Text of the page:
The role of environmental factors in allergies

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Transcript The role of environmental factors in allergies

The role
of environmental factors in
Prof. Witold Lukas
Department of Family Medicine,
Silesian Medical Academy
Risk factors increasing probability
of allergic sensitivity
• The time of exposure of internal and external
factors (pregnancy, the neonatal period, early
• Different exposure (from the ones mentioned
above) to viral (an increased frequency of RSV)
and bacterial (a higher incidence of G-negative)
• Type and intensity of exposure to: pollen (from
plants or trees), mites, molds or tobacco smoke.
Internal risk factors augmenting
allergic sensitivity
• Pregnancy
Immunity switches from type Th1 to Th2 (at birth
neonates predominantly have type Th2).
• Breast-feeding
The milk of women with atopic diseases contains
decreased amounts of secretory IgA as well as
polyunsaturated fatty acids.
Internal risk factors augmenting
allergic sensitivity
• Newborns with atopic diseases
Delayed maturation of T and B lymphocytes. In
some cases – excessive production of IgE
precedes the onset of allergic symptoms.
Intestinal flora of a newborn:
– healthy – a predominance of Lactobacillus –
stimulating type Th1 in the immune system
– with atopic diseases – a deficiency of Lactobacillus
Reasons for recent changes in
exposure to different type of
viral and bacterial infections
• The consumption (from an early neonatal
period) of food prepared under sterile conditions.
• Improvement in personal hygiene, a lack of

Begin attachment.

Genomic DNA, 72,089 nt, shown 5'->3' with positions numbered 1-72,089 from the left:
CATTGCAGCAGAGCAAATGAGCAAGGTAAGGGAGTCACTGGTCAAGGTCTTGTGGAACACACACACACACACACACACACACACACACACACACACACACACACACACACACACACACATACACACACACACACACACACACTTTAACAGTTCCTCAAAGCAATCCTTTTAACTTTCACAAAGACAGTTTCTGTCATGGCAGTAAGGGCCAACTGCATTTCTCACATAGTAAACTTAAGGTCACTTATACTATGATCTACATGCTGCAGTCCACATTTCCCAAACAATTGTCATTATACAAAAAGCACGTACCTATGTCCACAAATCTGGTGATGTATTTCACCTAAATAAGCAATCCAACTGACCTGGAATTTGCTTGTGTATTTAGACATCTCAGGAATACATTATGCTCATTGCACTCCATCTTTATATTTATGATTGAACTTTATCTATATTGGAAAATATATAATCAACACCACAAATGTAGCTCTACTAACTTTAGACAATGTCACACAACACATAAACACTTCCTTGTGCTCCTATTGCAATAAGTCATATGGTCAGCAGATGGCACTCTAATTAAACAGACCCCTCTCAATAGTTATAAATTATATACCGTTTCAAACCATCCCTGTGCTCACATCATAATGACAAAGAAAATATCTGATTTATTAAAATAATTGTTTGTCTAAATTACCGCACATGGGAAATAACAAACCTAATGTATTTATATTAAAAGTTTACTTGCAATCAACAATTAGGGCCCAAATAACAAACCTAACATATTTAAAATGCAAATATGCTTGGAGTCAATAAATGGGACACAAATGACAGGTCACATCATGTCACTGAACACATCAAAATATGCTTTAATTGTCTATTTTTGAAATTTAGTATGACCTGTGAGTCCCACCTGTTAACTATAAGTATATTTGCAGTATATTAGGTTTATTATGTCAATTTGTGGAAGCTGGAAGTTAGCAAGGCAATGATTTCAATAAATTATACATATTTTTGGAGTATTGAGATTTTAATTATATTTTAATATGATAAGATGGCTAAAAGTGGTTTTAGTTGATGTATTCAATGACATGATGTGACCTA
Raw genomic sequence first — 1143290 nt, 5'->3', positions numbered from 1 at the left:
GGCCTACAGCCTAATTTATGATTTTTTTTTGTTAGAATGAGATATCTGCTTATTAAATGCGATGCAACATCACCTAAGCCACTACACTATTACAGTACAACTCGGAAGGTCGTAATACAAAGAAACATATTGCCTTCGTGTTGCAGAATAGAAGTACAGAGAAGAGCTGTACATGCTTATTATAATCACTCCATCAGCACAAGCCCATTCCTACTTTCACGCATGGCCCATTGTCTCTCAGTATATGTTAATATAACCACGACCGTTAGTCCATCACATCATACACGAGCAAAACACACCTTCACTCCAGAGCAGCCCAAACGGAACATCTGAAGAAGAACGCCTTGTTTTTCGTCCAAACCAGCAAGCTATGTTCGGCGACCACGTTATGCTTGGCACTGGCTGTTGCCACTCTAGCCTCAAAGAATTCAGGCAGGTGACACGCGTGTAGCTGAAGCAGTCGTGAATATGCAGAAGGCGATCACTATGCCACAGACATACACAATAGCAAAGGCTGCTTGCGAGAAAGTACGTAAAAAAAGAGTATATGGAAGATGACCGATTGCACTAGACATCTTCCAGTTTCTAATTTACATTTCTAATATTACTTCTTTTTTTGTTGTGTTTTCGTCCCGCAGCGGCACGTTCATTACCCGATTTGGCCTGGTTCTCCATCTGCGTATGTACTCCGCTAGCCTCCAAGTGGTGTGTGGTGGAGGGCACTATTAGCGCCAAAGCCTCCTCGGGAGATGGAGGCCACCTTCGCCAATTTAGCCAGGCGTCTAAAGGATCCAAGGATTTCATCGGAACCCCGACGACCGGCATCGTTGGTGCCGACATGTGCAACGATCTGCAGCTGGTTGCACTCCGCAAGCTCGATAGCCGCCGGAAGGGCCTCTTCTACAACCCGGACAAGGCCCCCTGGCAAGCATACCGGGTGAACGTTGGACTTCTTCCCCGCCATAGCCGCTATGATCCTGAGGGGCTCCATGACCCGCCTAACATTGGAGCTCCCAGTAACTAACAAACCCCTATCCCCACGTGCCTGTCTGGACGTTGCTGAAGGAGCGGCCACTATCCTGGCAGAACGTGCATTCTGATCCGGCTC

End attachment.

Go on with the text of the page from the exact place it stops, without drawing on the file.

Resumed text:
common bacteria in the environment.
• Early application of broad-spectrum antibiotics.
• A significant decrease in the incidence of
infectious diseases, including mostly morbilli,
caused by the common use of vaccinations.
Reasons for recent changes in
exposure to different types of
viral and bacterial infections
• The improvement of household conditions
– a higher standard of living – better
sealing of windows in houses, worse
ventilation, the use of air conditioning,
augmenting exposure to molds.
• Fewer children in families.
• Decreased contact of children with their
peer groups.
The allergic march – the life cycle
of the allergy
0-6 mo - Predominance of gastro-intestinal
symptoms; possible skin lesions
7-12 mo - Symptoms of atopic dermatitis of
newborns; gastro-intestinal symptoms
2-3 yo - Asthma in early childhood
4-7 yo - Allergic rhinitis
8-14 yo - Bronchial asthma, allergic rhinitis
External risk factors causing
allergic sensitivity
• Pollen
Grass – timothy
Weeds – ragweed
Trees – birch, alder, oak
• Animal danders (pets – e.g. hamsters, cats)
• Industrial dusts and irritant gases (ozone, sulfur
dioxide, nitrogen oxide, formaldehyde)
• Automobile engine exhaust
Physical signs helpful in diagnosing
allergic diseases
the allergic salute– ‘rubbing’ of the nose
A horizontal ‘groove’ on the nose
eye ‘shadows’
Denis-Morgan lines on the palpebrae
an adenoidal face
secretory otitis media
paranasal sinusitis
geographic tongue
Signs of allergies of the upper
respiratory tract
Pruritus and tearing (lacrimation)
Sneezing ‘fits’
Nasal congestion
Clear exudate rhinitis
‘Scratching’ of the throat
Laryngeal dyspnea (shortness of breath)
Hypersensitivity to pollen
Pollen seasons:
• The end of Jannuary to the beginning of
March - e.g. alder
• April - e.g. birch, maple
• May to the end of June - e.g. grass
(including grain)
• August to September - e.g. weeds
Regional differences occur
Hypersensitivity to allergens
• Hypersensitivity to weeds – summer
• Hypersensitivity to dust mites – perennial,
with exacerbation during the winter season
(due to heating)
• Hypersensitivity to animal danders and
feathers – perennial or incidental
Allergies to grass & tree pollens
• Prophylactic actions:
– Avoid sleeping with an open window
– Avoid walking between 12:00 and 15:00
– Avoid driving with an open window
– Avoid bicycling
– Avoid exposure to smoke (due to burned
wood or grilled food)
Allergies to grass & tree pollens
• Recommendations
– Walking after the rain
– Wearing long sleeve shirts and trousers in case of
skin eruptions
– Daily shower or bath (and washing one’s hair) as well
as changing clothes after walking or outdoor activities